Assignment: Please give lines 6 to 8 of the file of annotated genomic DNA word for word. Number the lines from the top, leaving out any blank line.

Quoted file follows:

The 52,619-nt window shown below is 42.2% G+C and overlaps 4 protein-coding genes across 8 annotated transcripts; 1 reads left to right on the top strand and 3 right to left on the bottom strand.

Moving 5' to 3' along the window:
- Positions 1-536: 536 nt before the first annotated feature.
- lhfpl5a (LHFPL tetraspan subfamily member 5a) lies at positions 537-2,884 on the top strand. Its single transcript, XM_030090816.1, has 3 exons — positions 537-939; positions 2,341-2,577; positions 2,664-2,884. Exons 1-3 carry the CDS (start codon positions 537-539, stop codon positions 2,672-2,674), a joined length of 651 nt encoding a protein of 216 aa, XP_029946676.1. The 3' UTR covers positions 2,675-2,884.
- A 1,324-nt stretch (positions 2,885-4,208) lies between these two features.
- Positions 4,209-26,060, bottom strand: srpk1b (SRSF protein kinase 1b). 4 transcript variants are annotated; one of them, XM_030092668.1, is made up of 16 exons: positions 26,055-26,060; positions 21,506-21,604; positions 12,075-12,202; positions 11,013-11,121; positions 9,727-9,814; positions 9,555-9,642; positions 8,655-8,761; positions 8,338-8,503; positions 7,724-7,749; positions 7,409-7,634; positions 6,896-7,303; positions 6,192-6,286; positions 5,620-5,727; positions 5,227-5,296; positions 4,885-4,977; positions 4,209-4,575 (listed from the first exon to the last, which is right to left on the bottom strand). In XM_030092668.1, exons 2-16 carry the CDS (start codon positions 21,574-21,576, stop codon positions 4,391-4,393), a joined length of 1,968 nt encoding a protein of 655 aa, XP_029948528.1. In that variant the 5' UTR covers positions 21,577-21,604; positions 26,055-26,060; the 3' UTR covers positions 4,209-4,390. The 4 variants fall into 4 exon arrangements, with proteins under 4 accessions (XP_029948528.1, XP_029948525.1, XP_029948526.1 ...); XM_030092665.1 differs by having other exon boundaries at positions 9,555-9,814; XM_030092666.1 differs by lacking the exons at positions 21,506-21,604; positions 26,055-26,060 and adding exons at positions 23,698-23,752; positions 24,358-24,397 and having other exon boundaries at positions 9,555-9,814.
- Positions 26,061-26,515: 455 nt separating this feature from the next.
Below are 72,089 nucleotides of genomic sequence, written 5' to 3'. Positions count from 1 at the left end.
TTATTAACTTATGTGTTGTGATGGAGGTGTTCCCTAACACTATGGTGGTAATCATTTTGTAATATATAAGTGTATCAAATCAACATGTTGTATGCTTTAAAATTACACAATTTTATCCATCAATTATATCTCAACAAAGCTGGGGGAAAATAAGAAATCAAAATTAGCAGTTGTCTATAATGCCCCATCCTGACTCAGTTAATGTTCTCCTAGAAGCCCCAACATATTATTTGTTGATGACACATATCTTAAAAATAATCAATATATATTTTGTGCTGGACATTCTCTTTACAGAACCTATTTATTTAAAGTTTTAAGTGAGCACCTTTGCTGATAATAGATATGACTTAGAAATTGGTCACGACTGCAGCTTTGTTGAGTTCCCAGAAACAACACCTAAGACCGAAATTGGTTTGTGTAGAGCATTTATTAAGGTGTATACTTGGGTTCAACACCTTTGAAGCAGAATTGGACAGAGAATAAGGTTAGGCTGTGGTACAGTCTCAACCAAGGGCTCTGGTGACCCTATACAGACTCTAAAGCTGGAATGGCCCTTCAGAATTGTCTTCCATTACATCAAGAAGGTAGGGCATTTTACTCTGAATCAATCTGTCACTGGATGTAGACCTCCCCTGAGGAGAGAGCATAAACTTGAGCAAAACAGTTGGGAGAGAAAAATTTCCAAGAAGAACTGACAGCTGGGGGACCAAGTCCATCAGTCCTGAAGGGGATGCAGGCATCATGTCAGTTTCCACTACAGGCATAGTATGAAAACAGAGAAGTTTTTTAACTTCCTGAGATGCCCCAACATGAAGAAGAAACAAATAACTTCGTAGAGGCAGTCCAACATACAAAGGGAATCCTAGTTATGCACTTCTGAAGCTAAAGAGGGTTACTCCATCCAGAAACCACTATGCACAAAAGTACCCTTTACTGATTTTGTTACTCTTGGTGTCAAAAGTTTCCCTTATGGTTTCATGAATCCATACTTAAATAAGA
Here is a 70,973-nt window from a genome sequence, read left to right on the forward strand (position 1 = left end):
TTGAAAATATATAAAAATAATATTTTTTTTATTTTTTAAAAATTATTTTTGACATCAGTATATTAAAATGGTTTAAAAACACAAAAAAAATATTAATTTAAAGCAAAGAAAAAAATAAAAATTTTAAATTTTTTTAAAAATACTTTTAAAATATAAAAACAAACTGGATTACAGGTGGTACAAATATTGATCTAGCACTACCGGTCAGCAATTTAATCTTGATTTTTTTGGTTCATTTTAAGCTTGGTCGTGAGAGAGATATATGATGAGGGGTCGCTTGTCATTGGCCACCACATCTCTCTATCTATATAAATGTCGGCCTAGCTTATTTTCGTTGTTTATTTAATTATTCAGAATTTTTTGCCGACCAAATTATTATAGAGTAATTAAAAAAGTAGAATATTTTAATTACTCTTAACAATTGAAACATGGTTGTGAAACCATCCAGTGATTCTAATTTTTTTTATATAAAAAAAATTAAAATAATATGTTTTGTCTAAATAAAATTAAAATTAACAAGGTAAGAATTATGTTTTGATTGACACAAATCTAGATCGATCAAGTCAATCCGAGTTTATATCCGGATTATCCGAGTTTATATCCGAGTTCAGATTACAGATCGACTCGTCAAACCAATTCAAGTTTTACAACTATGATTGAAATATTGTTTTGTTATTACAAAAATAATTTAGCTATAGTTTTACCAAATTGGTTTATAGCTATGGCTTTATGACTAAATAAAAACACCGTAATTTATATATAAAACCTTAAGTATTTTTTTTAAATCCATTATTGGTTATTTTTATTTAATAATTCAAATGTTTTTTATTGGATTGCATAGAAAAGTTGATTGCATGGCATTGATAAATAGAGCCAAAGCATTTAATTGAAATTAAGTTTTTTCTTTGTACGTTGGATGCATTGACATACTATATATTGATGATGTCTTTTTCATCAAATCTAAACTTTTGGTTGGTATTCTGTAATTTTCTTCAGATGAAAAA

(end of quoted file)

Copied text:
- Positions 4,209-26,060, bottom strand: srpk1b (SRSF protein kinase 1b). 4 transcript variants are annotated; one of them, XM_030092668.1, is made up of 16 exons: positions 26,055-26,060; positions 21,506-21,604; positions 12,075-12,202; positions 11,013-11,121; positions 9,727-9,814; positions 9,555-9,642; positions 8,655-8,761; positions 8,338-8,503; positions 7,724-7,749; positions 7,409-7,634; positions 6,896-7,303; positions 6,192-6,286; positions 5,620-5,727; positions 5,227-5,296; positions 4,885-4,977; positions 4,209-4,575 (listed from the first exon to the last, which is right to left on the bottom strand). In XM_030092668.1, exons 2-16 carry the CDS (start codon positions 21,574-21,576, stop codon positions 4,391-4,393), a joined length of 1,968 nt encoding a protein of 655 aa, XP_029948528.1. In that variant the 5' UTR covers positions 21,577-21,604; positions 26,055-26,060; the 3' UTR covers positions 4,209-4,390. The 4 variants fall into 4 exon arrangements, with proteins under 4 accessions (XP_029948528.1, XP_029948525.1, XP_029948526.1 ...); XM_030092665.1 differs by having other exon boundaries at positions 9,555-9,814; XM_030092666.1 differs by lacking the exons at positions 21,506-21,604; positions 26,055-26,060 and adding exons at positions 23,698-23,752; positions 24,358-24,397 and having other exon boundaries at positions 9,555-9,814.
- Positions 26,061-26,515: 455 nt separating this feature from the next.
Below are 72,089 nucleotides of genomic sequence, written 5' to 3'. Positions count from 1 at the left end.